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March 28, 1903


JAMA. 1903;XL(13):853-854. doi:10.1001/jama.1903.02490130037005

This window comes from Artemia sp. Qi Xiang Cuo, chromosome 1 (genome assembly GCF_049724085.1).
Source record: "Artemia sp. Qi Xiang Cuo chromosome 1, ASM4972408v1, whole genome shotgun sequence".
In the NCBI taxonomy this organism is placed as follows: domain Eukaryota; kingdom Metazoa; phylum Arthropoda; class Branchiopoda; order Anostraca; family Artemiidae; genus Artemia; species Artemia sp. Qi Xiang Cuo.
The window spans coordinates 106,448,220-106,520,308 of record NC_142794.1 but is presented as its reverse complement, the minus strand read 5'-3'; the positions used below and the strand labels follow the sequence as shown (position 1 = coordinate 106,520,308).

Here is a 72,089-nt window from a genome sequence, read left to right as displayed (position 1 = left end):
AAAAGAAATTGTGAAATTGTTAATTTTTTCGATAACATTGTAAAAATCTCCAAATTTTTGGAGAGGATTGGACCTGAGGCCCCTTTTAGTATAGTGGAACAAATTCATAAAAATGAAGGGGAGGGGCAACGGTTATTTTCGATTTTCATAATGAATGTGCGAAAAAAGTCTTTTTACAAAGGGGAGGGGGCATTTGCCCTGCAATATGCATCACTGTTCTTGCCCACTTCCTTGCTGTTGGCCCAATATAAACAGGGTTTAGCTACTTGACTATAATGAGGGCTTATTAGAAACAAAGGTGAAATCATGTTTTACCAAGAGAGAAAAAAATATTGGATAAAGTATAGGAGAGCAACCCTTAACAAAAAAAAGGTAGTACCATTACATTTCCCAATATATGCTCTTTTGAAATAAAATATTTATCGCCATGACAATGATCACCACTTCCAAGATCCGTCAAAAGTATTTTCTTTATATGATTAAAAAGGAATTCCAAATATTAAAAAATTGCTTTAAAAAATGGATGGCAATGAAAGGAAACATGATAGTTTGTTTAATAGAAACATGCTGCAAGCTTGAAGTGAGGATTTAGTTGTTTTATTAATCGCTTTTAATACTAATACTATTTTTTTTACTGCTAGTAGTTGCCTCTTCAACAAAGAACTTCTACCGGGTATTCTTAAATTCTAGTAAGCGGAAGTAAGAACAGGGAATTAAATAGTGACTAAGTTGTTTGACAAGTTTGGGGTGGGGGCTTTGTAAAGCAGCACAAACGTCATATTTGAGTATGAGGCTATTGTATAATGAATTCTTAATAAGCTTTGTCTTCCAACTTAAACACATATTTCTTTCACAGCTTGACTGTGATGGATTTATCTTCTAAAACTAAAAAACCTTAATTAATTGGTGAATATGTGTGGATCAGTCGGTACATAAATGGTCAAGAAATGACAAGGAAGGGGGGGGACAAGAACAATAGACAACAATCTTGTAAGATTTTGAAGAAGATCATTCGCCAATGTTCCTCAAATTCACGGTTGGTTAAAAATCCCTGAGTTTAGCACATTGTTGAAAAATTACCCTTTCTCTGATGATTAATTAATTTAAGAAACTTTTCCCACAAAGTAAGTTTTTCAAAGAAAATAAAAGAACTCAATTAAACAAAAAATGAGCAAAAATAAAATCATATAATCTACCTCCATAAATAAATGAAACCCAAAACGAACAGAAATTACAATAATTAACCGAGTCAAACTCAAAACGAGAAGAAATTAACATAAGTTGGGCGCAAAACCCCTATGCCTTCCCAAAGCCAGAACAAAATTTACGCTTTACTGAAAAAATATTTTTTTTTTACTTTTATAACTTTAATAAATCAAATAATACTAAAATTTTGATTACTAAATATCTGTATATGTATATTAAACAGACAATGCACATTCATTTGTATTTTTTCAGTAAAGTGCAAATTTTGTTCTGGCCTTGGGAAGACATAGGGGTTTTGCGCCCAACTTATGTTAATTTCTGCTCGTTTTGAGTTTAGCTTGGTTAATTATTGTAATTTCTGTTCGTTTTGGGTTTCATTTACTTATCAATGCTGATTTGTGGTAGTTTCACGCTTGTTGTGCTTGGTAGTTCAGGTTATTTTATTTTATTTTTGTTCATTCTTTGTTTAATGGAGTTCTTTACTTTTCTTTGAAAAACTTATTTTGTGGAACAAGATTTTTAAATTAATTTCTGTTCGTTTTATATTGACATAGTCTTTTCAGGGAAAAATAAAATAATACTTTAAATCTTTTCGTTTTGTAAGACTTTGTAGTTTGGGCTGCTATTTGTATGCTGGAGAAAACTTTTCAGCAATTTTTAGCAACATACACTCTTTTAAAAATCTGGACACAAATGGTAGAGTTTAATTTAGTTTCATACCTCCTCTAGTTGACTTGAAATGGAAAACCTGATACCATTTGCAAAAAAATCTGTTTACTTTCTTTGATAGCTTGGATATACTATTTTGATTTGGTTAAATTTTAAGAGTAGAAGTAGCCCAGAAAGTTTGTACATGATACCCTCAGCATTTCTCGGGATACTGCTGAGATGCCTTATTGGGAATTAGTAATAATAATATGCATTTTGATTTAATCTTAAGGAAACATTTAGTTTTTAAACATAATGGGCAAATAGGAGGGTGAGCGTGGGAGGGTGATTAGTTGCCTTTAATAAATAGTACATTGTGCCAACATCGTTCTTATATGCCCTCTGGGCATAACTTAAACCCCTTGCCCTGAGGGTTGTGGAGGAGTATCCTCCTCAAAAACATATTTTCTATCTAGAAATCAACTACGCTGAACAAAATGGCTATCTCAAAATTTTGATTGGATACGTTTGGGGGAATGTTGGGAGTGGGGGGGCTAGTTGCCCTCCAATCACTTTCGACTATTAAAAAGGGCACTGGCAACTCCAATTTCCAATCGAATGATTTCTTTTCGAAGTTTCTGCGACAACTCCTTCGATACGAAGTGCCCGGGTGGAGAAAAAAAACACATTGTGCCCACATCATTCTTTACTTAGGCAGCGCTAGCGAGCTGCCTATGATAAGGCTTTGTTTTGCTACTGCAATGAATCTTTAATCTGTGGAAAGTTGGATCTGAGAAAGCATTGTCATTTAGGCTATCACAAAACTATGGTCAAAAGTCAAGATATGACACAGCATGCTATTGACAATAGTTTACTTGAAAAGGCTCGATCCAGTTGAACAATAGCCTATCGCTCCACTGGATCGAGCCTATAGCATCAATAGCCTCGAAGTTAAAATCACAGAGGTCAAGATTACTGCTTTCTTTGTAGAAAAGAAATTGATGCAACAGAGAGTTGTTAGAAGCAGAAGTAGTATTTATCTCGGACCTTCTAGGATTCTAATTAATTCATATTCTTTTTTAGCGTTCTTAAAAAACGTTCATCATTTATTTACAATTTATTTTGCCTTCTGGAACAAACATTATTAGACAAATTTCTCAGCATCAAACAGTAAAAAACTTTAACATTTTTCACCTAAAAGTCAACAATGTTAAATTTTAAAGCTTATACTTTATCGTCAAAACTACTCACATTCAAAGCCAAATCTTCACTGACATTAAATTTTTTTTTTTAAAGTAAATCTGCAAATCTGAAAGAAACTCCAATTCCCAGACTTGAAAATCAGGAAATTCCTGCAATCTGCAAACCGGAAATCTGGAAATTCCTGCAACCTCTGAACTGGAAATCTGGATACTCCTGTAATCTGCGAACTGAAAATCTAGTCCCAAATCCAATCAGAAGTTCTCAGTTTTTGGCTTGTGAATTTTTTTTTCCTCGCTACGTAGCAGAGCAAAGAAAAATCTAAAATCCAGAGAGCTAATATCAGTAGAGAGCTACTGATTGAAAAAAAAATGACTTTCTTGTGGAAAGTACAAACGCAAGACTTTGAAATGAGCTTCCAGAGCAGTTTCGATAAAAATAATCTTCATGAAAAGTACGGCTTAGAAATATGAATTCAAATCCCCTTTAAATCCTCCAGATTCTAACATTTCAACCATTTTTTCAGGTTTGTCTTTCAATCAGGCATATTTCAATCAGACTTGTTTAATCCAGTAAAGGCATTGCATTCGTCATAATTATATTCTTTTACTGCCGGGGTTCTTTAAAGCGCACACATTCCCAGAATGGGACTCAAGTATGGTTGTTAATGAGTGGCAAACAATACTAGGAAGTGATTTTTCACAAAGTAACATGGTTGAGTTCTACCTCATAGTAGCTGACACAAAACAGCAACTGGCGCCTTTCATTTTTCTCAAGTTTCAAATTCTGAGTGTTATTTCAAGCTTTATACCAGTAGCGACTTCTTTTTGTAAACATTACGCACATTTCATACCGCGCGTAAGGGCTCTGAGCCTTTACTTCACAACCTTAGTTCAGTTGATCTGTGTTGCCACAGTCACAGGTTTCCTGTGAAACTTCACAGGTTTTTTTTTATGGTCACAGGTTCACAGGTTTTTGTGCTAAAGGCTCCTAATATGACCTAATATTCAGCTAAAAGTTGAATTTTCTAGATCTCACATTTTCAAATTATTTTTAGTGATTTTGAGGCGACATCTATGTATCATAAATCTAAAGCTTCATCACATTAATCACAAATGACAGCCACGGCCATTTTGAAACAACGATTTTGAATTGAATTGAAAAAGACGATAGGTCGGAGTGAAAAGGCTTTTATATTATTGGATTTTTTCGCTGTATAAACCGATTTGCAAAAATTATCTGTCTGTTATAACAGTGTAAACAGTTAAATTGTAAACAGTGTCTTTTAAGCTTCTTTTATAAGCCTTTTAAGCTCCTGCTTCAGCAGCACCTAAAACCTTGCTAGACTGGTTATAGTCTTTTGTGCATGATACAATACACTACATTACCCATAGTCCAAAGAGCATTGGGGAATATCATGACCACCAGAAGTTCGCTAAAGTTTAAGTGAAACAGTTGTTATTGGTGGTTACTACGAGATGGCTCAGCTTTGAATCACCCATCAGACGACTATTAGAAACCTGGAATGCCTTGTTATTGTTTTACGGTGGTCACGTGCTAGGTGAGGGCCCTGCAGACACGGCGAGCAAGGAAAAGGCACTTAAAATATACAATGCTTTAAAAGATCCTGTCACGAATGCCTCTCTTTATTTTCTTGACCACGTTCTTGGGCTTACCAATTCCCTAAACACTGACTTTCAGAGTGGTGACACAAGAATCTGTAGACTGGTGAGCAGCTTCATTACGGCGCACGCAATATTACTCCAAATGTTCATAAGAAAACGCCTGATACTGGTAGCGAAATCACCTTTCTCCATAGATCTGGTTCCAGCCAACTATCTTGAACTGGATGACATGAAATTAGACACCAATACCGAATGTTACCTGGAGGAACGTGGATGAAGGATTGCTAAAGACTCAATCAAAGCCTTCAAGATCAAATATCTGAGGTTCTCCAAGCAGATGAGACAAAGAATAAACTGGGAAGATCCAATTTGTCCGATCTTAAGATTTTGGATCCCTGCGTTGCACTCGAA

Among the most interesting of the researches on cell toxins is that in which the exciting substance is placental tissue. It is of special interest, first, because there is a possibility that some features of the pathology of pregnancy may be explained by the results obtained, and, second, because the practical use of the serum so obtained seems nearer than is the case of many of the other cytotoxic serums. A reason for this hope lies in the fact that placental tissue is the tissue, par excellence, that can be obtained from human beings in fit condition for use in immunizing animals. With the exception of the blood the placenta is practically the only human substance available for this work. W. Liepmann1 has already made a number of experiments showing that the serum of rabbits immunized with human placenta will produce a precipitate when added to clear human serum

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